On campus



Enigmatic archives of magmatic processes: Decoding mineral zoning and melt inclusions with Fe-Mg isotopes (Tuesday, 11:30am, Milligan Room – 8007 Life Sciences Centre) — a talk by Corliss Kin I Sio from the University of Toronto; from the listing:

Mineral zoning and melt inclusions reveal the inner workings of volcanoes. For example, mineral zoning may be used to infer the timescales of magmatic processes. Melt inclusions, on the other hand, may record primary melt compositions and depths of entrapment. Though potentially valuable, interpreting these magmatic archives is far from straightforward. Similar patterns of mineral zoning can result from crystal growth or chemical diffusion. Melt inclusions may incorporate disequilibrium compositions arising from boundary layer formation. I will demonstrate how stable isotopes can reveal the nature of these magmatic archives, allowing appropriate crystals and melt inclusions to be identified for diffusion chronometry and geobarometry studies. Stable isotopes are powerful discriminators of equilibrium versus kinetic processes, adding a dimension to petrologic studies that yields conclusive interpretations.


Rossetti-Watson Travel Scholarship Exhibition (Wednesday, 9am, Exhibition Room, School of Architecture) — findings of seven Master of Architecture students who traveled around the world to do thesis-related studies; presentations at 5pm

Creative Music Ensemble Noon Hour (Wednesday, 11:45am, Joseph Strug Concert Hall) — selections from students’ repertoire

Chamber Music Residency Open Rehearsal/Career Discussion (Wednesday, 5:30pm, Room 111, Dalhousie Arts Centre) — with Peter Allen, piano, Mary-Elizabeth Brown, violin, Elizabeth Upson Perez, viola, and Shimon Walt, cello; more info here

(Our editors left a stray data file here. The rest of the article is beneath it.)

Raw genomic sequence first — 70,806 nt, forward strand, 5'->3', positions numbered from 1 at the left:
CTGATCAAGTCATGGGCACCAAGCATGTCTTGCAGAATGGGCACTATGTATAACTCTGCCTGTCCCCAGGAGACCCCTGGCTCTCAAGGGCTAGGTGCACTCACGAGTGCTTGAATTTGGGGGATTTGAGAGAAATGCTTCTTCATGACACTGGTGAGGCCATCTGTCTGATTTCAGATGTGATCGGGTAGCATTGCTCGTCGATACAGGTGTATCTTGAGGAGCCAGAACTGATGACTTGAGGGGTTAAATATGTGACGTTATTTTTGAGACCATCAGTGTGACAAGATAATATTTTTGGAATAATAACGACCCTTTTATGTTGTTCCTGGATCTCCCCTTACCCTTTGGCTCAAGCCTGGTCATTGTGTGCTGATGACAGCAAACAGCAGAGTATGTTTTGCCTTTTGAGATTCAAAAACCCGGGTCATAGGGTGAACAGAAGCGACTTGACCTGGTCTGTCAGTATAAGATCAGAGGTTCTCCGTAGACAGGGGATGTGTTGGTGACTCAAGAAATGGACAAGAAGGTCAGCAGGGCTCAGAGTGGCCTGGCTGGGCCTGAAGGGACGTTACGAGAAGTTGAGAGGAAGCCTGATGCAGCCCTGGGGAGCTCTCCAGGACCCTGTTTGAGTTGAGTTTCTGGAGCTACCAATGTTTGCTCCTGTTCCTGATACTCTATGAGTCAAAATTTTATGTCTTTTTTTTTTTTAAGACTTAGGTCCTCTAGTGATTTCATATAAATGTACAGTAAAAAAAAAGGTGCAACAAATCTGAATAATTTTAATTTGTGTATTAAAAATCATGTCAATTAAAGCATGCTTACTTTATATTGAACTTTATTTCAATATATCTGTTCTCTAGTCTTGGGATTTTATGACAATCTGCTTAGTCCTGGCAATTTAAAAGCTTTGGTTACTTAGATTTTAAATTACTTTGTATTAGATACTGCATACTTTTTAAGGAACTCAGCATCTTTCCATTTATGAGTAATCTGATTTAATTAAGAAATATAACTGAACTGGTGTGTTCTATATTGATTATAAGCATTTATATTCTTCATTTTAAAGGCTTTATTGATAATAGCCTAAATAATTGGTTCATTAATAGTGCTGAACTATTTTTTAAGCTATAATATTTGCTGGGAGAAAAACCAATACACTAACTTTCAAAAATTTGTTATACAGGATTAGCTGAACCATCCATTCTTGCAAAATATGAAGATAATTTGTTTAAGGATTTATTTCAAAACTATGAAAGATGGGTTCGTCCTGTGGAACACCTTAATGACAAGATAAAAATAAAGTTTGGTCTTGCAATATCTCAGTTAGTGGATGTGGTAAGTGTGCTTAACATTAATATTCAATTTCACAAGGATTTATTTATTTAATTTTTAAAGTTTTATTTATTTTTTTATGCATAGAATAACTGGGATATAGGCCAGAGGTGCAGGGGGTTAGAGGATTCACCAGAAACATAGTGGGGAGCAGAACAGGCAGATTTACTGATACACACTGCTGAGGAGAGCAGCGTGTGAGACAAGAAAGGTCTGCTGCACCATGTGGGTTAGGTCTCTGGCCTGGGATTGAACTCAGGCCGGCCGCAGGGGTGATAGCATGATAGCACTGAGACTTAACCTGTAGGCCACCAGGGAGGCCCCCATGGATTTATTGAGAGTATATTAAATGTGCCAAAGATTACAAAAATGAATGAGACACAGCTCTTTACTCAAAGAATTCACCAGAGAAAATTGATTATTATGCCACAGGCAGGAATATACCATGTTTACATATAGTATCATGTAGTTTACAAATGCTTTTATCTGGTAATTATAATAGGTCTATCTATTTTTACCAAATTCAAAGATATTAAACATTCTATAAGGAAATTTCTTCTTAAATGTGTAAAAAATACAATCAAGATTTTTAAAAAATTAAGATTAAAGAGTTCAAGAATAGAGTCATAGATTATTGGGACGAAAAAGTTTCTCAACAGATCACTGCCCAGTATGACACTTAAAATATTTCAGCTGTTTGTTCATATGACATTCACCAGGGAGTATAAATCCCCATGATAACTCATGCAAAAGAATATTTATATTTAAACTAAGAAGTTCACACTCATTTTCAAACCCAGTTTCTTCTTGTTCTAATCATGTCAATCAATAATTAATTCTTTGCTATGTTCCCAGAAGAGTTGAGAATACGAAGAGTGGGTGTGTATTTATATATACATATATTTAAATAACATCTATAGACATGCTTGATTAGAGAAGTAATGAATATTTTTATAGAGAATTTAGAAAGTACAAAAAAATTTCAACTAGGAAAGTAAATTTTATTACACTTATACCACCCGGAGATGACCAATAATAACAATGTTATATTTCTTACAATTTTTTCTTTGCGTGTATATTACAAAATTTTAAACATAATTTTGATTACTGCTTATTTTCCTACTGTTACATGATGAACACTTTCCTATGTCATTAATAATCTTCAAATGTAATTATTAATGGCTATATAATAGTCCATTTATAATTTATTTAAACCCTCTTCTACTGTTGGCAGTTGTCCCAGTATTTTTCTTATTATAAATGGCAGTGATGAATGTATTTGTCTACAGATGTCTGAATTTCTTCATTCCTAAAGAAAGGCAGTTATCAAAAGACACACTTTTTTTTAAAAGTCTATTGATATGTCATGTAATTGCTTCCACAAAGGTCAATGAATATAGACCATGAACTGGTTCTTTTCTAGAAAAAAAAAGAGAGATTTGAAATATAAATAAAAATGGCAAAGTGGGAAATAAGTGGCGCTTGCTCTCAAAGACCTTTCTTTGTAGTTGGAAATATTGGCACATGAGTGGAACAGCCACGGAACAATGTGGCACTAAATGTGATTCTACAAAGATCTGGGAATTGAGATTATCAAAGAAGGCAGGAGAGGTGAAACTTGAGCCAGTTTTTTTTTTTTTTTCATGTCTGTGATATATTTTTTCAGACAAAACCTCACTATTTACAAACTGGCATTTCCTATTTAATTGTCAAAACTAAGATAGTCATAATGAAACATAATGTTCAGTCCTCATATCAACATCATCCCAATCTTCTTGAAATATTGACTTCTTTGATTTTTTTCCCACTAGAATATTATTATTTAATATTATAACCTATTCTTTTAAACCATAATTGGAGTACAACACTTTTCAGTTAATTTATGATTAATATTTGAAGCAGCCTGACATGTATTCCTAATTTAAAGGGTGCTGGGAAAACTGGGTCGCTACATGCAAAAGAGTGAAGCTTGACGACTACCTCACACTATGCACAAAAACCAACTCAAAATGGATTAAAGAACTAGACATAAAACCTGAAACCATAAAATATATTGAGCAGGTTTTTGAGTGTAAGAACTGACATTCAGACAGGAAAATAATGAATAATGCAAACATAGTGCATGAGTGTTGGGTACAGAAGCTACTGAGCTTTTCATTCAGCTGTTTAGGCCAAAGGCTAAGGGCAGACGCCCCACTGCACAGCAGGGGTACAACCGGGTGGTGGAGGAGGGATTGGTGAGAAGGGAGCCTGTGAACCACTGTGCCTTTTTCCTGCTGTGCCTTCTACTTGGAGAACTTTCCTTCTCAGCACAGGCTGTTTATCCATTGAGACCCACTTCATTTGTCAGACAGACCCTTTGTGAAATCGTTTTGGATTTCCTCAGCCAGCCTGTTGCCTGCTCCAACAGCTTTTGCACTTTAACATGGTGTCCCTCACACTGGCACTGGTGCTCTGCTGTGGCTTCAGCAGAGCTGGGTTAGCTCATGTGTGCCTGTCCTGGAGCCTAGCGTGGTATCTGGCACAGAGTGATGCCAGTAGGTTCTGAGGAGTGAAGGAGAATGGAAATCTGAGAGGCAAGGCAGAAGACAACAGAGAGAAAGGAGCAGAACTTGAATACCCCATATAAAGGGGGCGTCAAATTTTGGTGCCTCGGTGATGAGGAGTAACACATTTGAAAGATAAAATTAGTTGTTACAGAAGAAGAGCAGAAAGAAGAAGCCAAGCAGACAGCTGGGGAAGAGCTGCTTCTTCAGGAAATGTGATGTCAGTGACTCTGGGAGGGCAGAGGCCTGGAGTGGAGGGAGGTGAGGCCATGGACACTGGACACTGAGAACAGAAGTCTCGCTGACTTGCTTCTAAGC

No events


Artists’ talks (Wednesday, 12pm, Anna Leonowens Gallery) — with Gavin Snow, Tabatha Cass, and Fraya McDougall; more info here

In the harbour

05:15: MSC Maureen, container ship, sails from Fairview Cove for New York
08:00: Marella Discovery, cruise ship with up to 2,074 passengers, arrives at Pier 22 from Sydney, on a 14-day roundtrip cruise out of Port Canaveral, Florida
19:30: Marella Discovery sails for Boston

Cape Breton
No arrivals or departures.


It’s the most wonderful time of the year! I love Halloween. I am giving out chips, treat bags, and glow sticks. I am sure I will have leftovers.

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Suzanne Rent is a writer, editor, and researcher. You can follow her on Twitter @Suzanne_Rent and on Mastodon

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  1. Cocaine overdoses.
    Can anyone explain the total silence of Dr Strang?
    And the abject failure of Dr Strang to realize that PUBLIC Health is about protecting & informing the PUBLIC ?

  2. It is not so much that it is low skilled work, it is supply and demand. Almost everybody can be a cashier, and yet demand for cashiers is limited. Therefore, the price to people who employ cashiers is low. It took me about a week to become competent at my first job, which paid minimum wage, because making fries and burgers is something that any 16 year old can be trained to do in short order. I am doing far better now because you can’t spend a week training a teenager to do my job. These jobs ARE low skilled because if you can train people to do them in a week, then there isn’t much skill required. Think about self checkouts. These machines exist because most people can master being a grocery store cashier with no training – you scan stuff, enter codes, and put it in a bag. Pretty easy.

    Instead of pretending that garbage processors and grocery store cashiers are actually irreplaceable workers with unique talents, perhaps we should just say they are people who do a job that needs doing and they should be able to have a decent life doing it.

  3. Two comments: First, I agree the term ‘low-skill worker’ has to go. We must respect and fairly recompense all workers.
    Secondly, I was on a Transit bus today around 3pm and the announcement came on “next stop Barrington before Cornwallis Street”. It became Nora Bernard Street on Monday morning. Transit should have changed its system by now. How long will it take for them to catch up?

  4. I agree 100%. Just the other day I was thinking about this, especially as it relates to those who collect and process our garbage.